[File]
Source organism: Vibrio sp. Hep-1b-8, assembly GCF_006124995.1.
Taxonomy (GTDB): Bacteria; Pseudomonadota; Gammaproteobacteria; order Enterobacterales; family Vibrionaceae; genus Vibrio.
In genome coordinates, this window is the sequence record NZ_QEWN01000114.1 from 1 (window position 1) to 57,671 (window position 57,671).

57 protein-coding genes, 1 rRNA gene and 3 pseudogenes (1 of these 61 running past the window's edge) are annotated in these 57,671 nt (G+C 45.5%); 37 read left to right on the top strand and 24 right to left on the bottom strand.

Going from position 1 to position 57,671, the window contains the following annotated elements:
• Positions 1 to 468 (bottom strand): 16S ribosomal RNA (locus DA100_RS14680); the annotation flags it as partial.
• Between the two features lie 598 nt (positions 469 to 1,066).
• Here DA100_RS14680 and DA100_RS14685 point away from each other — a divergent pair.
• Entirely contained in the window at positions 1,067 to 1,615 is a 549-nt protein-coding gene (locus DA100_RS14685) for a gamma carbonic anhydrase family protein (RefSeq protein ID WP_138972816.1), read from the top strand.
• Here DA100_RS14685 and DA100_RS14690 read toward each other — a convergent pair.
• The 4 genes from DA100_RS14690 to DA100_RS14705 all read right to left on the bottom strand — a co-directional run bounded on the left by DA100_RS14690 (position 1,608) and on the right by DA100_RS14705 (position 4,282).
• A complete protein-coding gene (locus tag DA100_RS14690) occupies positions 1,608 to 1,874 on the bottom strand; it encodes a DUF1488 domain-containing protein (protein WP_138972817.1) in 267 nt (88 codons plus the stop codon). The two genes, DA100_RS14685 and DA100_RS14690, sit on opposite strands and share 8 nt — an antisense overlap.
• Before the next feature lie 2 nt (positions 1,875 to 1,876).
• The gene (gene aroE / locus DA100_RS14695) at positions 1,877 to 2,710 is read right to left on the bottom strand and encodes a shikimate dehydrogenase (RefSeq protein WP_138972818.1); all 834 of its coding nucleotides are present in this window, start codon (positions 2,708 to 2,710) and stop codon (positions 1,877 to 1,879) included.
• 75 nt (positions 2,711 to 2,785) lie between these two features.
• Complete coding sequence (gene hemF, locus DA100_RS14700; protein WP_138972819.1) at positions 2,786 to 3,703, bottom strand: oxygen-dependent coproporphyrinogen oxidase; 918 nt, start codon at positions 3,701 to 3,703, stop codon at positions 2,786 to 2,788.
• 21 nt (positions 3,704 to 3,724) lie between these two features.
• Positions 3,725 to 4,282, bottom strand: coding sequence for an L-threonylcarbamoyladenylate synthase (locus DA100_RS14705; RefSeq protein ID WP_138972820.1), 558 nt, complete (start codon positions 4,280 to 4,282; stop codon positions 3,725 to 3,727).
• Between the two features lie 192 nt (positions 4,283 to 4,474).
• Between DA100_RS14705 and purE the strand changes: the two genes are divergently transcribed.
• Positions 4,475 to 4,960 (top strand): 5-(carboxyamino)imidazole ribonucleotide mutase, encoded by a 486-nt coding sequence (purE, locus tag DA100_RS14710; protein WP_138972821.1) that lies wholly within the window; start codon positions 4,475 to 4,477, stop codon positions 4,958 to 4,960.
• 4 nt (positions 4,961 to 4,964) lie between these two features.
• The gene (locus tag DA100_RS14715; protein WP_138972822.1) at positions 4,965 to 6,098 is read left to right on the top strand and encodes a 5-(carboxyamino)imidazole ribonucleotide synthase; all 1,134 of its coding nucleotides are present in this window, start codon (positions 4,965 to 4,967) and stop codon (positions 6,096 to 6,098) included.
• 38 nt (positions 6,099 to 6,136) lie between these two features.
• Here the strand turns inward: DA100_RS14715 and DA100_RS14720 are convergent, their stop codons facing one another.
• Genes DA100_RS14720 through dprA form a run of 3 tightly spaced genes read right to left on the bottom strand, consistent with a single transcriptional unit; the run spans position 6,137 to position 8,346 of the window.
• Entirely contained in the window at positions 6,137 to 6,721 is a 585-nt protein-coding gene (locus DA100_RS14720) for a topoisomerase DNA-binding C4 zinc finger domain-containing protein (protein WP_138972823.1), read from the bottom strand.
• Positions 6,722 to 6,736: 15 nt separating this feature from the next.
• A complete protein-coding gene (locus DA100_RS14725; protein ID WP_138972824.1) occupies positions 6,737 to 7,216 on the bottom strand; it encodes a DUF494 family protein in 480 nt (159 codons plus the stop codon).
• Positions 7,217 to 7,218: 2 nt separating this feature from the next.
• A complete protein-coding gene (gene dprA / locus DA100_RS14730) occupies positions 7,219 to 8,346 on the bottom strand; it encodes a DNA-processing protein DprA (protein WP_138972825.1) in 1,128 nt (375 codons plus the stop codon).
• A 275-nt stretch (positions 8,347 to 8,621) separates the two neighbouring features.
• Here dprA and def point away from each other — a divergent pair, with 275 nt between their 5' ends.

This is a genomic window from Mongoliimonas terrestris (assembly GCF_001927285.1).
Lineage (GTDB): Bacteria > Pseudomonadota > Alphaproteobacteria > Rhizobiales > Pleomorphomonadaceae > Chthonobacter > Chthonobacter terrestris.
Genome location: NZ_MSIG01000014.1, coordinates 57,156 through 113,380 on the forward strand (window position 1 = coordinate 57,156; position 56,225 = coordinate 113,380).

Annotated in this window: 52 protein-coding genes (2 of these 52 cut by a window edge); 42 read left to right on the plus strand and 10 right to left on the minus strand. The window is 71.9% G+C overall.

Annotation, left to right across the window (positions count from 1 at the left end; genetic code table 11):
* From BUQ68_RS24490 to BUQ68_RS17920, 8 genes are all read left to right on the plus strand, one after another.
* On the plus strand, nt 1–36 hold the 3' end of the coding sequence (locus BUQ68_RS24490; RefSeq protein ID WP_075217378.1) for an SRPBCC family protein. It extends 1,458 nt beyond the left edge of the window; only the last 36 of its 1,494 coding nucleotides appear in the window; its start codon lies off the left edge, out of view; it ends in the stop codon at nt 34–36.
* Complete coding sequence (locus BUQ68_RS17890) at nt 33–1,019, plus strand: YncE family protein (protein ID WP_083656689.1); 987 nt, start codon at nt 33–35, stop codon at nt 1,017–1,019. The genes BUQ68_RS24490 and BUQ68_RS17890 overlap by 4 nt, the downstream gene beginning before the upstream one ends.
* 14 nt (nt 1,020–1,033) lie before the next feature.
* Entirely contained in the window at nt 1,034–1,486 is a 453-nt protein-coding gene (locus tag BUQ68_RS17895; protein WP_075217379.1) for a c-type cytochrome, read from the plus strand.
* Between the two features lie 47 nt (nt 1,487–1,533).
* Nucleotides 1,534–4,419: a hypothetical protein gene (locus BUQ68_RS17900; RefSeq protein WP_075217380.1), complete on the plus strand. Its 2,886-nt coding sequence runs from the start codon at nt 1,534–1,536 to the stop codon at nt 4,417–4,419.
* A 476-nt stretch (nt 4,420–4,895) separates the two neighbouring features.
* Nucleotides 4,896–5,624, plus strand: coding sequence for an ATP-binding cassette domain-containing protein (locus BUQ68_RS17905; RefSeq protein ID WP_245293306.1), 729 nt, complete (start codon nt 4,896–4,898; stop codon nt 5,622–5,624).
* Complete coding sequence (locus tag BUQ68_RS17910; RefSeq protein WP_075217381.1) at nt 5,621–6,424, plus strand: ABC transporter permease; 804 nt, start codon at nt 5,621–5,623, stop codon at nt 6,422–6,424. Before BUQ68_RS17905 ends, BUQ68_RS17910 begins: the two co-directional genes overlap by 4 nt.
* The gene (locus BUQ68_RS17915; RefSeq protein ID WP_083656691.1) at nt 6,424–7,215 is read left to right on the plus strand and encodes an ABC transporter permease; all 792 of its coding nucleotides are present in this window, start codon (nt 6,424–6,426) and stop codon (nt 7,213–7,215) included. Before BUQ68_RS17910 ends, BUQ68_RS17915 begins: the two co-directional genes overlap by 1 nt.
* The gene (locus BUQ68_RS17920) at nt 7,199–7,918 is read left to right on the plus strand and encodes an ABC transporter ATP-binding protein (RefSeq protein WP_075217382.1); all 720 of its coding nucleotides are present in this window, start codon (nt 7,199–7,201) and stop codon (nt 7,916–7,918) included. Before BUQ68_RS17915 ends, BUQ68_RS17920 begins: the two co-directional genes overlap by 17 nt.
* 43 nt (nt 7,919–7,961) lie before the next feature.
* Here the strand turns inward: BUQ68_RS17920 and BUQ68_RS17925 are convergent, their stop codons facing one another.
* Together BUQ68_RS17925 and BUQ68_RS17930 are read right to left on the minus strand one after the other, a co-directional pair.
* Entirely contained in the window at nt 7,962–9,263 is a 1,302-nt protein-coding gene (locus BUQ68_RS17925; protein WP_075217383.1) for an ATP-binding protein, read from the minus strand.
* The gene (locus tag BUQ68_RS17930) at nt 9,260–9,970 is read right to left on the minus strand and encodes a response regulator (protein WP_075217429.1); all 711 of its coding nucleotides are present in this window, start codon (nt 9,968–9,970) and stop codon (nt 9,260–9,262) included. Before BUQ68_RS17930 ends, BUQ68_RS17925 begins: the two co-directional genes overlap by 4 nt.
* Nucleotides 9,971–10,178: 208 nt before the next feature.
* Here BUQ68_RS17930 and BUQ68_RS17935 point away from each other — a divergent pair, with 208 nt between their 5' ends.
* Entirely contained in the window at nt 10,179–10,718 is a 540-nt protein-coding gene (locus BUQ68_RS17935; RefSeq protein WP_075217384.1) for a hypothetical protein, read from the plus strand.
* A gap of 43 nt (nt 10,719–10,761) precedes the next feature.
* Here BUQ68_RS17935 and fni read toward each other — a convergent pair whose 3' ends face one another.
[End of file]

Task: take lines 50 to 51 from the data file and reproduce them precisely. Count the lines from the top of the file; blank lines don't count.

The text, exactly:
* The gene (locus BUQ68_RS17920) at nt 7,199–7,918 is read left to right on the plus strand and encodes an ABC transporter ATP-binding protein (RefSeq protein WP_075217382.1); all 720 of its coding nucleotides are present in this window, start codon (nt 7,199–7,201) and stop codon (nt 7,916–7,918) included. Before BUQ68_RS17915 ends, BUQ68_RS17920 begins: the two co-directional genes overlap by 17 nt.
* 43 nt (nt 7,919–7,961) lie before the next feature.